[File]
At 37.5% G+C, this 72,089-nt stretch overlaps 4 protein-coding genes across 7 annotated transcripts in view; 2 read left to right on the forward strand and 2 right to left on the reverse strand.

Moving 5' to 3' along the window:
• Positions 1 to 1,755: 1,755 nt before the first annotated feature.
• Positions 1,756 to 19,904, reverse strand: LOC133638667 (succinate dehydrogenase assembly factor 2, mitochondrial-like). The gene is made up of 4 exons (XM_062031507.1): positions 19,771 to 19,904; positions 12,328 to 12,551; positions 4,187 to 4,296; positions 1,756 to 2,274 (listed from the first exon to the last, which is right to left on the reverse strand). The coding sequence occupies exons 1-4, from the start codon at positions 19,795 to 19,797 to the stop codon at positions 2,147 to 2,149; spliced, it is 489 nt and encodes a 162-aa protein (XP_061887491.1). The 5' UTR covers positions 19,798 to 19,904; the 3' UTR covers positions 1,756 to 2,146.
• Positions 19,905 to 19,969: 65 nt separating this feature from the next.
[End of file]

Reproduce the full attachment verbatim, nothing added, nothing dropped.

At 37.5% G+C, this 72,089-nt stretch overlaps 4 protein-coding genes across 7 annotated transcripts in view; 2 read left to right on the forward strand and 2 right to left on the reverse strand.

Moving 5' to 3' along the window:
• Positions 1 to 1,755: 1,755 nt before the first annotated feature.
• Positions 1,756 to 19,904, reverse strand: LOC133638667 (succinate dehydrogenase assembly factor 2, mitochondrial-like). The gene is made up of 4 exons (XM_062031507.1): positions 19,771 to 19,904; positions 12,328 to 12,551; positions 4,187 to 4,296; positions 1,756 to 2,274 (listed from the first exon to the last, which is right to left on the reverse strand). The coding sequence occupies exons 1-4, from the start codon at positions 19,795 to 19,797 to the stop codon at positions 2,147 to 2,149; spliced, it is 489 nt and encodes a 162-aa protein (XP_061887491.1). The 5' UTR covers positions 19,798 to 19,904; the 3' UTR covers positions 1,756 to 2,146.
• Positions 19,905 to 19,969: 65 nt separating this feature from the next.